Freya, Ewout and Tjack
What are your future
Our plans for the long term future are very open and flexible at the moment and could include anything from a mini campsite to running courses in sustainable living to an organic watercress plantation! In the short term we are concentrating on designing and rebuilding the house, creating a garden and settling into the property/Portugal. We are living off savings at the moment but hope to start soon generating an income by offering our services doing land clearance and maintenance and helping people with choosing and installing small-scale renewable energy systems. We also try to live as cheaply and simply as possible - something that is much easier and accepted here than in the UK or Holland.
Hopes and fears about
bringing Tjack to Portugal to live?
This should be a wonderful place for Tjack to grow up - space to play, healthy natural surroundings and time for the things that truly matter. And we hope that later he respects what we are trying to do for his (and everyoneīs) future in terms of using as few resources and producing as little waste as possible. Heīs young enough to integrate well here, he can start at the local Jardim dīInfancia in September (if I ever manage to decipher the forms!). And heīs already coping brilliantly with learning Dutch and English at the same time so I suspect that he will soon speak much better Portuguese than us. If he yearns for bright lights / big city when heīs older weīll have to deal with that then!
What did your family think about you moving?
Of course itīs a long way to the UK and Holland so thatīs hard for everyone. But in general our families are relieved that we finally have a place of our own and understand the reasons why we chose to come here. And of course lifelong free holidays in sunny Portugal isnīt too bad either!
How have you found the move?
We planned the move in great detail but it was still pretty stressful! But we made it and in general all of our experiences since arriving have been very positive. "Neighbours" (from up to 1km away) are incredibly friendly and generous, people literally go out of their way to help you, there are loads of small shops, cafes and (super child-friendly) restaurants in the local towns and weekly markets with fresh food, cheap tools, gardening equipment etc. Being vegan/vegetarian isnīt TOO difficult - the markets have tons of fresh fruit and veg and a great selection of dried pulses, whilst bigger supermarkets have things like Soya milk and vegan spreads. But donīt expect the sort of vegan "ready-meals" you can get in the UK, and they donīt have the same labeling system here so you improve your Portuguese by reading a lot of ingredients lists. Restaurants are tricky - there is usually a vegetarian choice but vegan is as always almost impossible. The hardest part has been our lovely neighbours - I certainly donīt have the heart to turn down a present of home-made goats cheese or freshly laid eggs. In conclusion we canīt imagine a more warm, friendly, open, honest and light-hearted place than rural Portugal.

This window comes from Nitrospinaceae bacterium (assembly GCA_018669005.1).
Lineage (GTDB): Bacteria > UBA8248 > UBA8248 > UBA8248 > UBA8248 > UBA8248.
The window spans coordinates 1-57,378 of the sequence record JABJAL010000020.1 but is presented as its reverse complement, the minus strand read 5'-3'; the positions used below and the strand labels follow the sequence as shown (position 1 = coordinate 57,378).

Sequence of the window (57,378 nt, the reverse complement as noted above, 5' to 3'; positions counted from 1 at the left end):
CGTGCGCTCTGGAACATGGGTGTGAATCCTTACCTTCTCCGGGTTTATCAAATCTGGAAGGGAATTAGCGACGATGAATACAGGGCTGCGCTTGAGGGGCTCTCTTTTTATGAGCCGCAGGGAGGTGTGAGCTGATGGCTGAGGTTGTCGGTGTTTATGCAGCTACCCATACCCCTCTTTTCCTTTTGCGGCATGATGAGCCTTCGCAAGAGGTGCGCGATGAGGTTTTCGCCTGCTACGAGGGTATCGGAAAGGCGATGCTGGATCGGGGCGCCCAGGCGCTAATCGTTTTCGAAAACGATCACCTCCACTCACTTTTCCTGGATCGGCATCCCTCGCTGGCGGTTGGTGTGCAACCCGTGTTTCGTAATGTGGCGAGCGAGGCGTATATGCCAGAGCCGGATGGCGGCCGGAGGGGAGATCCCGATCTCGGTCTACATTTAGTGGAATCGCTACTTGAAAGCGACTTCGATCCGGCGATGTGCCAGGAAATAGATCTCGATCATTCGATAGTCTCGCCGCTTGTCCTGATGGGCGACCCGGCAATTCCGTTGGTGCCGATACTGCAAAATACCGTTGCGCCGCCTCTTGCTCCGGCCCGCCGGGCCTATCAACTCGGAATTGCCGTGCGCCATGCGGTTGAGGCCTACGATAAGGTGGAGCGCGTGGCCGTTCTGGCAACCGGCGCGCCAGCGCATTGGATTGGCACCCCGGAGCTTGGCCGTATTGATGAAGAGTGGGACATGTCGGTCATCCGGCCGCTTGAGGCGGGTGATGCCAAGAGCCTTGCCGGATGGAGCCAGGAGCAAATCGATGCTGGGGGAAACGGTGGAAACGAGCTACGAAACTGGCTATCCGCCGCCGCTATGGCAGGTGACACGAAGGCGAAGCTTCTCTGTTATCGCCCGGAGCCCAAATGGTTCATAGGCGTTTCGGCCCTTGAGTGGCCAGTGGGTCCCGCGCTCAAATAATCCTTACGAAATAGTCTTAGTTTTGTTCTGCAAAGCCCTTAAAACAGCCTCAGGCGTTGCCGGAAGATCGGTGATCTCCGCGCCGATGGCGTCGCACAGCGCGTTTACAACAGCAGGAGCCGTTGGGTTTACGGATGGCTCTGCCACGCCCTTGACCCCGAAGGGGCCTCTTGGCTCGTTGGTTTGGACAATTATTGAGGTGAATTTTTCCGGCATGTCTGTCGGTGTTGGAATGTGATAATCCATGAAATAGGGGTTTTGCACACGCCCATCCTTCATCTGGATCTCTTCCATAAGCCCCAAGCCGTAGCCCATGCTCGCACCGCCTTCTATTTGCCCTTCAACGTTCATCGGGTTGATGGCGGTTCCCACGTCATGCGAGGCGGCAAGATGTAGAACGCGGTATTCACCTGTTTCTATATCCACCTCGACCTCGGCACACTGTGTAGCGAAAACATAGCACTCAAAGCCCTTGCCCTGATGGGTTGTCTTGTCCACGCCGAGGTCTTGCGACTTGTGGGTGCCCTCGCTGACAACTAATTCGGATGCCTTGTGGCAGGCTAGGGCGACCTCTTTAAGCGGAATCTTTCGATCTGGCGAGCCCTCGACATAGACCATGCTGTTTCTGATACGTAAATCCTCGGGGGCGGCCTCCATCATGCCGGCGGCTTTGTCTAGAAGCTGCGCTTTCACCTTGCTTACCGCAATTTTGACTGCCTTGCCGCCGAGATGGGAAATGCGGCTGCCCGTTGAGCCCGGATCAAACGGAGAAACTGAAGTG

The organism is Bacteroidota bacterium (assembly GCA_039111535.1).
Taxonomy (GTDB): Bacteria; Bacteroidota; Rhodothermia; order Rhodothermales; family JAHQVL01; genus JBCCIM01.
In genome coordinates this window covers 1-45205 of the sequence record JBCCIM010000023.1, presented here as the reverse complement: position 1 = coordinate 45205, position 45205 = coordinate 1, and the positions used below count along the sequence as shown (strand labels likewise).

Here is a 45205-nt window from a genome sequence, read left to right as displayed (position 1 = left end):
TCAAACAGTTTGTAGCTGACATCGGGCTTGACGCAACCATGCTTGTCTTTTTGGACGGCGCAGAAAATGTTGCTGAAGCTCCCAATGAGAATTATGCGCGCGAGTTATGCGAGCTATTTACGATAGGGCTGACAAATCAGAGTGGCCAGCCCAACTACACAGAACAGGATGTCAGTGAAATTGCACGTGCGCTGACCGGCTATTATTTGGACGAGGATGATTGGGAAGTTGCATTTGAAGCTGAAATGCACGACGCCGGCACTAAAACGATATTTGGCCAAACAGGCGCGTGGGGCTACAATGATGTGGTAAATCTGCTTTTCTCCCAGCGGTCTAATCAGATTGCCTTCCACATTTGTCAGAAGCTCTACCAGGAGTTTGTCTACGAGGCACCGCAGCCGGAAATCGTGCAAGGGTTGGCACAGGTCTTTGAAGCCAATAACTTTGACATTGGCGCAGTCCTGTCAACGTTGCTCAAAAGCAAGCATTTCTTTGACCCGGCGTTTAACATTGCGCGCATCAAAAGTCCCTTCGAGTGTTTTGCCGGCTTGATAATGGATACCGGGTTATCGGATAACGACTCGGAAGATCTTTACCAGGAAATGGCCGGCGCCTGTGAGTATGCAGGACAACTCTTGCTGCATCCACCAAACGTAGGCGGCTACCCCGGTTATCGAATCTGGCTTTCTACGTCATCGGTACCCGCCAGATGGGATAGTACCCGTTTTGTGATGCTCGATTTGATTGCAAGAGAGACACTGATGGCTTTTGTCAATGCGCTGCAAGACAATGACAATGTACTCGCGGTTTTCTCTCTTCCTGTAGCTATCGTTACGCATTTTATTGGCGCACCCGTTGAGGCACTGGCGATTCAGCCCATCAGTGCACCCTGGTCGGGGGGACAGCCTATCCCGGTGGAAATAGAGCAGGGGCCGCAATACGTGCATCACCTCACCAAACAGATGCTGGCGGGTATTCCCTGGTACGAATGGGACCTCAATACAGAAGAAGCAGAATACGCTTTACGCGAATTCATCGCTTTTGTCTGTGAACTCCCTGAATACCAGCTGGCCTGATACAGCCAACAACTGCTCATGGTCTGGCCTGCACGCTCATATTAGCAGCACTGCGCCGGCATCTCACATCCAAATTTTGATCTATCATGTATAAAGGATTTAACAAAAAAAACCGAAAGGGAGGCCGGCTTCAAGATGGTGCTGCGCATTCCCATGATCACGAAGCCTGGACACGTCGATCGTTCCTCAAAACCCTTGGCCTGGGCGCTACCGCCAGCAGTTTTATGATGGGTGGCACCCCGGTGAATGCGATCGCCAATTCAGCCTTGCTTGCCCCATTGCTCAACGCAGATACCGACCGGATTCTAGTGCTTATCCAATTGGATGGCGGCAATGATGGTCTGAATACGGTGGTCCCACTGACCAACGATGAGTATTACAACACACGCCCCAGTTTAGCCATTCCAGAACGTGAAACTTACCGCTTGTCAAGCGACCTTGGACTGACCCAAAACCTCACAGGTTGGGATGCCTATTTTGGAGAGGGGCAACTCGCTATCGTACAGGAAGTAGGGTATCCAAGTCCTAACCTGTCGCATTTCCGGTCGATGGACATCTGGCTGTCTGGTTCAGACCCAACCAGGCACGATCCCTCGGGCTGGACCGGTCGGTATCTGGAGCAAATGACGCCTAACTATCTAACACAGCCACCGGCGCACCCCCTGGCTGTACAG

Learning the language ..any comments! We tried to get started before we came but arrived with almost no Portuguese. But people are very kind and more likely to giggle at mistakes than get irritated. It means everything takes longer and we never go out without the dictionary but weīre improving gradually.
If you would like more info on their services, please email Freya or Ewout at: